• ε\varepsilon
  • \emptyset
  • (R1R2)(R_1\cup R_2), where R1,R2R_1,R_2 are regular expressions
  • (R1R2)(R_1\circ R_2), where R1,R2R_1,R_2 are regular expressions
  • (R1)(R_1)^*, where R1R_1 is regular expressions

Example:

1=={ε}(ΣΣ)={wthe  length  of  w  is  even}(01+)=(01+)(01+)...(01+)={wevery  0  in  w  is  followed  by  at  least  one  1}1^*\circ\emptyset=\emptyset\\ \emptyset^*=\{\varepsilon\}\\ (\Sigma\Sigma)^*=\{w|the\;length\;of\;w\;is\;even\}\\ (01^+)^*=(01^+)(01^+)...(01^+)=\\ \{w|every\;0\;in\;w\;is\;followed\;by\;at\;least\;one\;1\}

Theorem:

A language is regular if and only if some regular expression describe it.

Proof:

One direction: If a language is described by regular expression, then it is a regular language.

We need to construct NFA to recognize corresponding regular expressions, which is the same as the proof of closure under operations.

Example: building an NFA recognizing (ab)aba(a\cup b)^*aba

6

The other direction: If a language is regular, then it is described by a regular expression. I have my own method to do it. example:

7

  • Step1. construct a new accept state, and add ε\varepsilon arrows from accept states to the new state:

8

  • Step2. remove self-loops. If a state qq has a self-loop with character aa, then we need to add aa^* to every arrow from qq to other states. Specially if qq has no arrows from it, then you can just remove qq.

9

  • Step3. remove states. If we want to remove state qq, then we need to enumerate all states q1,q2q_1,q_2 which form following transitions:

    q1R1qR2q2q_1\stackrel{R_1}{\rightarrow}q\stackrel{R_2}{\rightarrow}q_2

    where R1R_1 and R2R_2 are regular expressions. Then we can remove qq, and add arrows from q1q_1 to q2q_2 with regular expressions R1R2R_1\circ R_2.

10

since in the example, the state 2 has only one in-arrow and only one out-arrow, so it can be removed easily. However, for those states who have nn in-arrows and mm out-arrows, we need to add n×mn\times m new arrows.

# Nonregular languages

Theorem (Pumping Lemma)

If AA is a regular languages, then there is a number pp (the pumping length) where, if ss is any string in AA of length at least pp, then ss can be divided into three pieces, s=xyzs=xyz, satisfying the following conditions:

  • for each i0i\geq 0, xyizAxy^iz\in A (Notice! when i=0i=0, xzAxz\in A)
  • y>0|y|>0
  • xyp|xy|\leq p

Proof: Let M=(Q,Σ,δ,q1,F)M=(Q,\Sigma,\delta,q_1,F) be a DFA recognizing AA and pp be the number of states of M: p=Qp=|Q|.

Let s=s1s2...sns=s_1s_2...s_n be a string in AA of length nn, where npn\geq p. Let r1,...,rn+1r_1,...,r_{n+1} be the sequence of states that MM enters when processing ss, so ri+1=δ(si,ri)r_{i+1}=\delta(s_i,r_i).

Since npn\geq p, there are two states in the sequence are the same. Without loss of generality, we assume ri=rjr_i=r_j. Besides, jp+1j\leq p+1 since if j>p+1j>p+1, then there must be two same states in r1,...,rp+1r_1,...,r_{p+1}.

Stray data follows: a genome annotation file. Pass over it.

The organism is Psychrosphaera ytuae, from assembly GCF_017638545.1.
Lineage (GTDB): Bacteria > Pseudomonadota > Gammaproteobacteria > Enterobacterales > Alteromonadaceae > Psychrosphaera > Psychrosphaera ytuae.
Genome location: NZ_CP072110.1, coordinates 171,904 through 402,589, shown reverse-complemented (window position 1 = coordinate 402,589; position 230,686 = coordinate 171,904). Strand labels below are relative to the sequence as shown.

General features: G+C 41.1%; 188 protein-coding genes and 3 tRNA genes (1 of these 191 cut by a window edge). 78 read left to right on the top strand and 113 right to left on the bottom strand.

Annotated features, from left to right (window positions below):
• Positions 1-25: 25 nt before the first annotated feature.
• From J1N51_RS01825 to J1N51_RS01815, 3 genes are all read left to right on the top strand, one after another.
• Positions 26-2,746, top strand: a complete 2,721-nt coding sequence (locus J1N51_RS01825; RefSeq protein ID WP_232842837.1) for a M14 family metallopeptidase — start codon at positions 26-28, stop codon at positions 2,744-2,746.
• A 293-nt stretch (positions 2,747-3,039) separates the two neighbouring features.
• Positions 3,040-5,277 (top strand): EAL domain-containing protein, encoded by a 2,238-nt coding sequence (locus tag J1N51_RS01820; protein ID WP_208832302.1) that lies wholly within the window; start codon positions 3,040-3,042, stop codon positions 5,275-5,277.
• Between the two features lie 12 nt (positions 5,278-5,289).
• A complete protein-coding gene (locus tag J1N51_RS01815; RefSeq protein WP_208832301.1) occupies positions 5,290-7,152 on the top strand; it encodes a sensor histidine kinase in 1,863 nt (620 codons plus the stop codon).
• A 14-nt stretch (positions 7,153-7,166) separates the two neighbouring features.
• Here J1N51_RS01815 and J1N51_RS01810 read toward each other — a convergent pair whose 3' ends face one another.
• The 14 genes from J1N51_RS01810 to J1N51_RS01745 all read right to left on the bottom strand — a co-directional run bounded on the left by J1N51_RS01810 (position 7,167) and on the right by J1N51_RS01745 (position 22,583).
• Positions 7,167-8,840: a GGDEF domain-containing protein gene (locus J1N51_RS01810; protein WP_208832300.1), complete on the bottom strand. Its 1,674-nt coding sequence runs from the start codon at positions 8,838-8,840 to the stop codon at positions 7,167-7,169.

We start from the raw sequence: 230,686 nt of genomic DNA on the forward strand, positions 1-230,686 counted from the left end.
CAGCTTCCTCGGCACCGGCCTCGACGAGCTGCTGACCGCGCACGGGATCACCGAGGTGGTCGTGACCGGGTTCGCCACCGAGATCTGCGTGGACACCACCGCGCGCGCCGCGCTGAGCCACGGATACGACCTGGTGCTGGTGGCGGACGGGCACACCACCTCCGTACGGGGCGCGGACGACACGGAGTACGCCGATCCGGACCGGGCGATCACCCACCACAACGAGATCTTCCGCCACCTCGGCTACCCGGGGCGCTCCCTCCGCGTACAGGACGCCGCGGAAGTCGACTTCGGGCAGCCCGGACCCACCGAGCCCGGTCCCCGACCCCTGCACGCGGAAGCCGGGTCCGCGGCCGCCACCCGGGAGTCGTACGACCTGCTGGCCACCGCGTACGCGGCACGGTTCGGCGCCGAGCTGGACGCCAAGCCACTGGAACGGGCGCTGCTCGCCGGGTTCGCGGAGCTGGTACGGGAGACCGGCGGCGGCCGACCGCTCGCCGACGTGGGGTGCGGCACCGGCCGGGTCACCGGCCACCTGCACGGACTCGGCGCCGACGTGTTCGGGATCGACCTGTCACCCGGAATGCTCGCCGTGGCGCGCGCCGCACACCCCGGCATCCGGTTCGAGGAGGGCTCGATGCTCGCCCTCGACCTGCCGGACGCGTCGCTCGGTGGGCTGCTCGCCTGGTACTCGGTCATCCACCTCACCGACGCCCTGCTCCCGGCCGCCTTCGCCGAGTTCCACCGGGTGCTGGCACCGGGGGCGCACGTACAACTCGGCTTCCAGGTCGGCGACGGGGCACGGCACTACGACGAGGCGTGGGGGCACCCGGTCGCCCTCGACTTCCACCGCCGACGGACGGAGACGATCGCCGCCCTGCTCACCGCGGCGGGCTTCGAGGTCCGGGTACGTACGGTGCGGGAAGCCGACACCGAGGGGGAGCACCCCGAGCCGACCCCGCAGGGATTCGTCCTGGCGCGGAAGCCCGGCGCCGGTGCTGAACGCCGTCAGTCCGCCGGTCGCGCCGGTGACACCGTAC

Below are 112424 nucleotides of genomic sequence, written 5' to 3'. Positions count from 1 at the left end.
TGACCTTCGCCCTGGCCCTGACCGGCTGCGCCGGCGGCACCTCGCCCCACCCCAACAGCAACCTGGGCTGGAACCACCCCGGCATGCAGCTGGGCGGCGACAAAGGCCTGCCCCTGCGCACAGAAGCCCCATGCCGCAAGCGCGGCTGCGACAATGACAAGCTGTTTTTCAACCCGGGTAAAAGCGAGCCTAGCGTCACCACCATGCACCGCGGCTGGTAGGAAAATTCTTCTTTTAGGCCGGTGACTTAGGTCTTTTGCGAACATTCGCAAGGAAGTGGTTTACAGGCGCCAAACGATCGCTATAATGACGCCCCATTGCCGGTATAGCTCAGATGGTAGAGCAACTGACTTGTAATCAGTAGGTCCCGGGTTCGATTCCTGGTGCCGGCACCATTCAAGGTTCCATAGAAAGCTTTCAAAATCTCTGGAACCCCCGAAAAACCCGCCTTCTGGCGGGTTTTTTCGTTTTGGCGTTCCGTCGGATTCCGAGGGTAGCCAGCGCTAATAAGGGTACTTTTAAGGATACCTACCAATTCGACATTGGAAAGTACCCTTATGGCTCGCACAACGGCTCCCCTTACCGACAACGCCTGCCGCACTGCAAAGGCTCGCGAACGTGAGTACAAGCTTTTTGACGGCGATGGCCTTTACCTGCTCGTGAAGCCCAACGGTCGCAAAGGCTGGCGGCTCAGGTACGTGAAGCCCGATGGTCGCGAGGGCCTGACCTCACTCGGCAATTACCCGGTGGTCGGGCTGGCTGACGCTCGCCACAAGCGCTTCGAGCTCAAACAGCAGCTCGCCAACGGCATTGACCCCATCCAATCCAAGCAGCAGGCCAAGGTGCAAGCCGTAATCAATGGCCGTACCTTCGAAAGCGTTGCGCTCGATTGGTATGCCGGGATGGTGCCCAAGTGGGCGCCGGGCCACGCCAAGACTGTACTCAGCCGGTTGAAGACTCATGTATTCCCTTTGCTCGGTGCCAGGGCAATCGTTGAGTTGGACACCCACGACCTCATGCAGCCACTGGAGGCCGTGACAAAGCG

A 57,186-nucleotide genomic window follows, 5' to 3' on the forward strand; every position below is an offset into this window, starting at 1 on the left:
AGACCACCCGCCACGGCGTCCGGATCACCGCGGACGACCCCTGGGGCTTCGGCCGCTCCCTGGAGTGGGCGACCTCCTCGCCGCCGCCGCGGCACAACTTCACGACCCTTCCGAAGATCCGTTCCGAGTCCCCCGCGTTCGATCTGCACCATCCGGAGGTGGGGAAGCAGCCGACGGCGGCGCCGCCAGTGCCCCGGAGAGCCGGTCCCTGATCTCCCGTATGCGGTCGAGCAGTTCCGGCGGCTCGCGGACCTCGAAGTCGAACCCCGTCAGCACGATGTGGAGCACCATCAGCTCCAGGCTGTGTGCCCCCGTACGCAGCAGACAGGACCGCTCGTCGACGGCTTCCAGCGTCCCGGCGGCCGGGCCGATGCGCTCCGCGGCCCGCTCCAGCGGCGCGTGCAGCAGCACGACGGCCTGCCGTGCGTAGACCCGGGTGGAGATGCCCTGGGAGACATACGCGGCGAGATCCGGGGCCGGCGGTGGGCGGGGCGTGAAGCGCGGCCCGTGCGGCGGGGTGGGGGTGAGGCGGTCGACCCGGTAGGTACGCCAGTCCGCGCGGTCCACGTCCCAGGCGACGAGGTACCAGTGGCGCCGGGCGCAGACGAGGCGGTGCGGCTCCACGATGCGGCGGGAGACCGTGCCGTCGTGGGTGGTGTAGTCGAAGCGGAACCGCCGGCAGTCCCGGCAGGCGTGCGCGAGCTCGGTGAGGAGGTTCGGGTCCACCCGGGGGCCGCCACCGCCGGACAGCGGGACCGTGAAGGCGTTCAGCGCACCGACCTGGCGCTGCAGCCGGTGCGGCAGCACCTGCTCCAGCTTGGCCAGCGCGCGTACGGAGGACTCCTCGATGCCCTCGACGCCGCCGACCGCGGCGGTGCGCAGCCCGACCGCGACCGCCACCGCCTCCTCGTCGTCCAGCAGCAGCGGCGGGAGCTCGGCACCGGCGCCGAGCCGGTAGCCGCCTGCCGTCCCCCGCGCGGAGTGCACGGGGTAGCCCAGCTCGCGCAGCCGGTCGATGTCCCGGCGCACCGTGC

Then we can divide the string as

x=s1s2...si1y=sisi+1...sj1z=sj...snx=s_1s_2...s_{i-1}\\ y=s_{i}s_{i+1}...s_{j-1}\\ z=s_{j}...s_n

since rj=rir_{j}=r_i, so after reading si1s_{i-1} and sj1s_{j-1}, MM would enter the same state.

So no matter how many times yy repeats, MM always enter the same state and loop.

So xyizxy^iz can always be accepted.

Example: Consider the language {0n1nn0}\{0^n1^n|n\geq 0\}. Now we can prove it’s not a regular language with pumping lemma.

Assume to the contrary that it’s regular, then there exists a pumping lemma pp.

However, for any pp, we can construct a string: 0p1p0^p1^p, whose length is greater than pp and cannot be divided into three parts satisfying three conditions.

So it’s not a regular language.

# Context-free language

Definition(context-free grammar)

A context-free grammar is a 4-tuple (V,Σ,R,S)(V,\Sigma,R,S), where

  • VV is a finite set called the variables
  • Σ\Sigma is a finite set, disjoint from VV, called the terminals
  • RR is finite set of rules, with each rule being a variable and a string of variables and terminals
  • SVS\in V is the start variable

If u,vu,v and ww are strings of variables and terminals, and AwA\rightarrow w is a rule of grammar, we say that uAvuAv yields uwvuwv, written uAvuwvuAv\Rightarrow uwv/

Say that uu derives vv, written uvu\stackrel{*}{\Rightarrow} v, if u=vu=v or if a sequence exists:

uu1...ukvu\Rightarrow u_1\Rightarrow...\Rightarrow u_k\Rightarrow v

The language of grammar is {wΣSw}\{w\in\Sigma^*|S\stackrel{*}{\Rightarrow} w\}.

A derivation of a string ww in a grammar GG is a leftmost derivation if at every step the leftmost remaining variable is the one replaced.

Definition

A string ww is derived ambiguously in context-free grammar GG if it has two or more different leftmost derivations. Grammar GG is ambiguous if it generates some string ambiguously.

Sometimes when we have the ambiguous grammar, we can construct another unambiguous grammar generating the same languages. While some ambiguous grammars cannot. We call the latter grammar inherently ambiguous.

Example: {aibjcki=j  or  j=k}\{a^ib^jc^k|i=j\;or\;j=k\} s inherently ambiguous.

Definition(Chomsky normal form)

A context-free grammar is in Chomsky normal form if every rule is of the form

ABCAaA\rightarrow BC\\ A\rightarrow a

where A,B,CA,B,C are any variables except that B,CB,C can’t be the start variable, and aa is any terminals.

In addition we permit the rule SεS\rightarrow\varepsilon when SS is the start variable.

Theorem

Any context-free language is generated by a context-free grammar in Chomsky normal form.

Proof: If we have a context-free grammar, we can construct the corresponding Chomsky normal form as follows.